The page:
Centering. If your woodworking application is not fretting about a few thou here then lucky you. For precision metalworking its often necessary to ensure chuck clamping is absolutely concentric with RT rotation axis. I've had pretty good luck with most jobs dropping an morse taper arbor into the RT, lightly closing the chuck jaws down on the extending stub, then clamping the chuck to RT into that position. But you can only do this with either a FM chuck or an inter-plate ie. an assembly that facilitates the chuck being able to float a bit & then clamped down. If OTOH the chuck is 'fixed' to the RT by some rear mount centering plate & no way to adjust it, that can introduce runout & you are stuck with this. So another option is get an independent jaw 4-jaw chuck which you can dial in to the work, same deal as a lathe setup. This also allows you to hold non-round work & offers 1 more jaw over a 3. But that takes more time to set up each job.

    Other RT purchasing considerations. If you are holding things that require tailstock support in vertical mode, consider looking for brands that sell matched tailstocks. If you find yourself wanting to index to fixed divisions repetitively (as opposed to rotating or arriving at odd angular increments) then consider getting dividing plate set that might be offered with RT. Also, you may want to look at a dividing head which is a different animal but may offer some advantages over a RT.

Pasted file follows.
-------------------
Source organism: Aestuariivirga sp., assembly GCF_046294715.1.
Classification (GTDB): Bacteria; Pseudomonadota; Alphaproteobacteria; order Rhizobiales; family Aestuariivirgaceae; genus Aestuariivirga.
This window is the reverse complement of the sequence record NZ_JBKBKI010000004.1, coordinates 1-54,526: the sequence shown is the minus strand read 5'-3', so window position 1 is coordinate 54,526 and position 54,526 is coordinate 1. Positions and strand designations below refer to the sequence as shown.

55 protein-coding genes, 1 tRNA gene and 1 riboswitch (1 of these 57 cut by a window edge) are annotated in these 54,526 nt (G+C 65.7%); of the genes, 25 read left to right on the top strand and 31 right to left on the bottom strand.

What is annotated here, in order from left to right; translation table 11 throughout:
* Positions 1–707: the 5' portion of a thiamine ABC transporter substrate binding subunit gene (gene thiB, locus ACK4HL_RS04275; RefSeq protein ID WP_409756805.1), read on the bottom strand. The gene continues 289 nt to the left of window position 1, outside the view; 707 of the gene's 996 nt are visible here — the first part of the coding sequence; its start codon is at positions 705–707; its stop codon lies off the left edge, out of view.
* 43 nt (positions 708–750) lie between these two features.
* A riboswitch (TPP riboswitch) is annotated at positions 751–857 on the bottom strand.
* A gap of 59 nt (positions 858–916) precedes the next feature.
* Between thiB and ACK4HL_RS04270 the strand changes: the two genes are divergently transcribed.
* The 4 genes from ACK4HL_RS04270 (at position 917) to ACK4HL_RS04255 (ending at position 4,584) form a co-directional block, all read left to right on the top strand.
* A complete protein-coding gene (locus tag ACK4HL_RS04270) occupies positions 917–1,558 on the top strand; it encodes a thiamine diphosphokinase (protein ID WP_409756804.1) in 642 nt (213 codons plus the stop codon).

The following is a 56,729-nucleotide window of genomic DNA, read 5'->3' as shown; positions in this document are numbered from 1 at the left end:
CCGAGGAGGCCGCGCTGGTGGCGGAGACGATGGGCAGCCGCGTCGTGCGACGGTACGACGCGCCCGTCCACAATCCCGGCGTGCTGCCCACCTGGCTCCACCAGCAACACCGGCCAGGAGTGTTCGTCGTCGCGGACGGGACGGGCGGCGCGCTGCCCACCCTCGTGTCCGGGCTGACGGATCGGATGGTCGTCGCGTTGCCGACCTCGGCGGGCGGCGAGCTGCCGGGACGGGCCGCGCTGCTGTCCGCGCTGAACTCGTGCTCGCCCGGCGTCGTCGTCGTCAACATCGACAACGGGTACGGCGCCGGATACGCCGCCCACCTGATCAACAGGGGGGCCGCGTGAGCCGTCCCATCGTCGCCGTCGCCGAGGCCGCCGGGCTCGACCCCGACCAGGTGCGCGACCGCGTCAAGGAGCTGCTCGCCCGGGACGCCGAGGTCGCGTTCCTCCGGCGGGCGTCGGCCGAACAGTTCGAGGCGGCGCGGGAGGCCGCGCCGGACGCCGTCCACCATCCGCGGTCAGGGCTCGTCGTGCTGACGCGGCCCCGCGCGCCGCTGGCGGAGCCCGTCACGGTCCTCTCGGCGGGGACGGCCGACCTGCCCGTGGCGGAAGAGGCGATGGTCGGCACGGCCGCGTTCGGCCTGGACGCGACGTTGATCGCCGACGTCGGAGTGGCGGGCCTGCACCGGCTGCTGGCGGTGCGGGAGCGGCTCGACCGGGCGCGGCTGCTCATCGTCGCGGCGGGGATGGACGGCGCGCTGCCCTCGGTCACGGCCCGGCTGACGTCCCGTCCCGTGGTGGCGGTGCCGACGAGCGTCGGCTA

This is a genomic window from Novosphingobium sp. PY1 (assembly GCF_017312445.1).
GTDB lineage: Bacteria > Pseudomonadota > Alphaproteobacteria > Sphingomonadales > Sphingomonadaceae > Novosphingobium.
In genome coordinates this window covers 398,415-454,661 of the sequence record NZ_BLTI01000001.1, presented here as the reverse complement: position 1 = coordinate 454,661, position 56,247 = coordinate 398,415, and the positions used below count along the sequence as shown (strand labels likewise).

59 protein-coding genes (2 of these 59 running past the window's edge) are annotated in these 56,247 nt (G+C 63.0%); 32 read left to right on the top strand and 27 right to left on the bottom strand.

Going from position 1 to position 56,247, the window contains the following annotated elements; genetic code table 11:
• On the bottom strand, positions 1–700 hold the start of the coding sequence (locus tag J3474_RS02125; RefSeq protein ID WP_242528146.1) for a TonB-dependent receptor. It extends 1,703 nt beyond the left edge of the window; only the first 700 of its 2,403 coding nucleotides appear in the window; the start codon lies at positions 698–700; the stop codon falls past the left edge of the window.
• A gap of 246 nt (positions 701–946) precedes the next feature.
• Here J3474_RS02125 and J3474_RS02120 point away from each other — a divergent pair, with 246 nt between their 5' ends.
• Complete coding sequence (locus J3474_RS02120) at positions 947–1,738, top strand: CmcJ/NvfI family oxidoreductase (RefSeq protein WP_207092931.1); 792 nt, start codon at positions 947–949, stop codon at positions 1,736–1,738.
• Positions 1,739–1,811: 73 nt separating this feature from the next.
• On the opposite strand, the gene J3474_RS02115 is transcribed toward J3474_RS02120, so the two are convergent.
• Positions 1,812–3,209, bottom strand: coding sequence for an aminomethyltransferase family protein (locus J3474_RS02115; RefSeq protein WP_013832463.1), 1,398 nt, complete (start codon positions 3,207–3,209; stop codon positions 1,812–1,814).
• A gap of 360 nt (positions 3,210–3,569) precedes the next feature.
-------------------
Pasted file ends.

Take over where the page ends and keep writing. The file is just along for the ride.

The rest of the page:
16. petertha

    petertha Canada H-M Supporter - Premium Content H-M Supporter-Premium

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    Here is a sketch of a Gator 5" dia 4-jaw independent chuck perched on a 6" dia RT with 4 T-slots using a self-made inter-plate just to give you a visual. I just received the chuck so will be starting on the plate soon. The 4-jaw chuck has 4 rear mount (only) threaded holes for mounting. I checked the 5" gator 3 jaw & it has 3 holes but same circle pattern & same recess in the back (red arrow). So that's why the odd looking bolt pattern in the plate - so I can both 3 & 4-jaw chucks on same plate.

    Re chuck recess - pretty much every plain back has this & its intended to engage a matching protruding boss typically on the lathe adapter plate. But the diameter & depth vary my manufacturer. And don't get this confused by Set-Tru & similar 'adjustable' chucks, those are different again. Anyway, thinking about this some more, I think I want a similar protrusion on my adapter plate as opposed to just flat. If the chuck is only clamped with the bolts, it probably wont move around in horizontal mode. But in vertical mode the chuck's weight wants to slide it down. Now add any quill machining force on top & that might nudge things if the bolt hole clearances will allow it. But then again - its only 4 bolts that are holding the plate to the RT. :) I'll let you know how/if it turns out :)